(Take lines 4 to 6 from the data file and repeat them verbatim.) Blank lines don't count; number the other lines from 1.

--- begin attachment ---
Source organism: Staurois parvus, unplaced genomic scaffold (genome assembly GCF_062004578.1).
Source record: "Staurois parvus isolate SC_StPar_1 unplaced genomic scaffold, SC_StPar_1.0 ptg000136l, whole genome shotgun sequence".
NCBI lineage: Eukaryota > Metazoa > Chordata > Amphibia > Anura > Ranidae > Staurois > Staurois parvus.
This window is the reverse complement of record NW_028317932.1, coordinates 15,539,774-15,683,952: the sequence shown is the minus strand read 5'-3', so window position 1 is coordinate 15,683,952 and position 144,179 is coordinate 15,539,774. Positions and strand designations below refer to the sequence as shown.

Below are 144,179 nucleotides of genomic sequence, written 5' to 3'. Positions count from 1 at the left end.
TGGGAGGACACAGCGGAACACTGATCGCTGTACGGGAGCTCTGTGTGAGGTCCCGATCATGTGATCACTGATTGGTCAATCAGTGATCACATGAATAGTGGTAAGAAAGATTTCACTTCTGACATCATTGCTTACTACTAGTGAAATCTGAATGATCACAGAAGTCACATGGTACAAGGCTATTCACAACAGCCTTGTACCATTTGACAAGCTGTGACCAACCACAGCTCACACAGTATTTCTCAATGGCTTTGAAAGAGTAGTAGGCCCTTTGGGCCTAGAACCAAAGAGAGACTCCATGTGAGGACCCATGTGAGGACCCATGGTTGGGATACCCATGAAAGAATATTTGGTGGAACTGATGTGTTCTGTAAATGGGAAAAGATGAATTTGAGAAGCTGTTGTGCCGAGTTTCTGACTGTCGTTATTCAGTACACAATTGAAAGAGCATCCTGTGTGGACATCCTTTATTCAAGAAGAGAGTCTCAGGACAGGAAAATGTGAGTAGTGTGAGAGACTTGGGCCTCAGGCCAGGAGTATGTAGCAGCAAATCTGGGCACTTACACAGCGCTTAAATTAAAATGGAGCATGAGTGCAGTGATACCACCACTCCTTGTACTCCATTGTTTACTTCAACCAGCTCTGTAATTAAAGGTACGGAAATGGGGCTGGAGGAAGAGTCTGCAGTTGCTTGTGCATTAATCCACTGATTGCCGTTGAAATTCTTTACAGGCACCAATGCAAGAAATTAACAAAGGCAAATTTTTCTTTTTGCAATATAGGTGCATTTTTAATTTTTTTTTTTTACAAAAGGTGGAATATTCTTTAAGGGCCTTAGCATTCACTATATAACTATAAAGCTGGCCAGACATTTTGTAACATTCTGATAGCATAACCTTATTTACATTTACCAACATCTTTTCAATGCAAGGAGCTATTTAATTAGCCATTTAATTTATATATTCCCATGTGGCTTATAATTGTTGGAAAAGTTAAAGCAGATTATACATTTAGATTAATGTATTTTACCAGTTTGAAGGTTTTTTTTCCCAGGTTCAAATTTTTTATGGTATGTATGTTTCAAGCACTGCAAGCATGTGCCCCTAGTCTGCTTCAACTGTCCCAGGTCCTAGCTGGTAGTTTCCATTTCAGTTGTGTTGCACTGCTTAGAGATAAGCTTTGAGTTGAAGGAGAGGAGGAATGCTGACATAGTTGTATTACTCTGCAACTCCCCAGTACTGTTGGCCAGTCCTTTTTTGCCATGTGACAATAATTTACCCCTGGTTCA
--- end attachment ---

This window is the reverse complement of record NW_028317932.1, coordinates 15,539,774-15,683,952: the sequence shown is the minus strand read 5'-3', so window position 1 is coordinate 15,683,952 and position 144,179 is coordinate 15,539,774. Positions and strand designations below refer to the sequence as shown.

Below are 144,179 nucleotides of genomic sequence, written 5' to 3'. Positions count from 1 at the left end.
TGGGAGGACACAGCGGAACACTGATCGCTGTACGGGAGCTCTGTGTGAGGTCCCGATCATGTGATCACTGATTGGTCAATCAGTGATCACATGAATAGTGGTAAGAAAGATTTCACTTCTGACATCATTGCTTACTACTAGTGAAATCTGAATGATCACAGAAGTCACATGGTACAAGGCTATTCACAACAGCCTTGTACCATTTGACAAGCTGTGACCAACCACAGCTCACACAGTATTTCTCAATGGCTTTGAAAGAGTAGTAGGCCCTTTGGGCCTAGAACCAAAGAGAGACTCCATGTGAGGACCCATGTGAGGACCCATGGTTGGGATACCCATGAAAGAATATTTGGTGGAACTGATGTGTTCTGTAAATGGGAAAAGATGAATTTGAGAAGCTGTTGTGCCGAGTTTCTGACTGTCGTTATTCAGTACACAATTGAAAGAGCATCCTGTGTGGACATCCTTTATTCAAGAAGAGAGTCTCAGGACAGGAAAATGTGAGTAGTGTGAGAGACTTGGGCCTCAGGCCAGGAGTATGTAGCAGCAAATCTGGGCACTTACACAGCGCTTAAATTAAAATGGAGCATGAGTGCAGTGATACCACCACTCCTTGTACTCCATTGTTTACTTCAACCAGCTCTGTAATTAAAGGTACGGAAATGGGGCTGGAGGAAGAGTCTGCAGTTGCTTGTGCATTAATCCACTGATTGCCGTTGAAATTCTTTACAGGCACCAATGCAAGAAATTAACAAAGGCAAATTTTTCTTTTTGCAATATAGGTGCATTTTTAATTTTTTTTTTTTACAAAAGGTGGAATATTCTTTAAGGGCCTTAGCATTCACTATATAACTATAAAGCTGGCCAGACATTTTGTAACATTCTGATAGCATAACCTTATTTACATTTACCAACATCTTTTCAATGCAAGGAGCTATTTAATTAGCCATTTAATTTATATATTCCCATGTGGCTTATAATTGTTGGAAAAGTTAAAGCAGATTATACATTTAGATTAATGTATTTTACCAGTTTGAAGGTTTTTTTTCCCAGGTTCAAATTTTTTATGGTATGTATGTTTCAAGCACTGCAAGCATGTGCCCCTAGTCTGCTTCAACTGTCCCAGGTCCTAGCTGGTAGTTTCCATTTCAGTTGTGTTGCACTGCTTAGAGATAAGCTTTGAGTTGAAGGAGAGGAGGAATGCTGACATAGTTGTATTACTCTGCAACTCCCCAGTACTGTTGGCCAGTCCTTTTTTGCCATGTGACAATAATTTACCCCTGGTTCA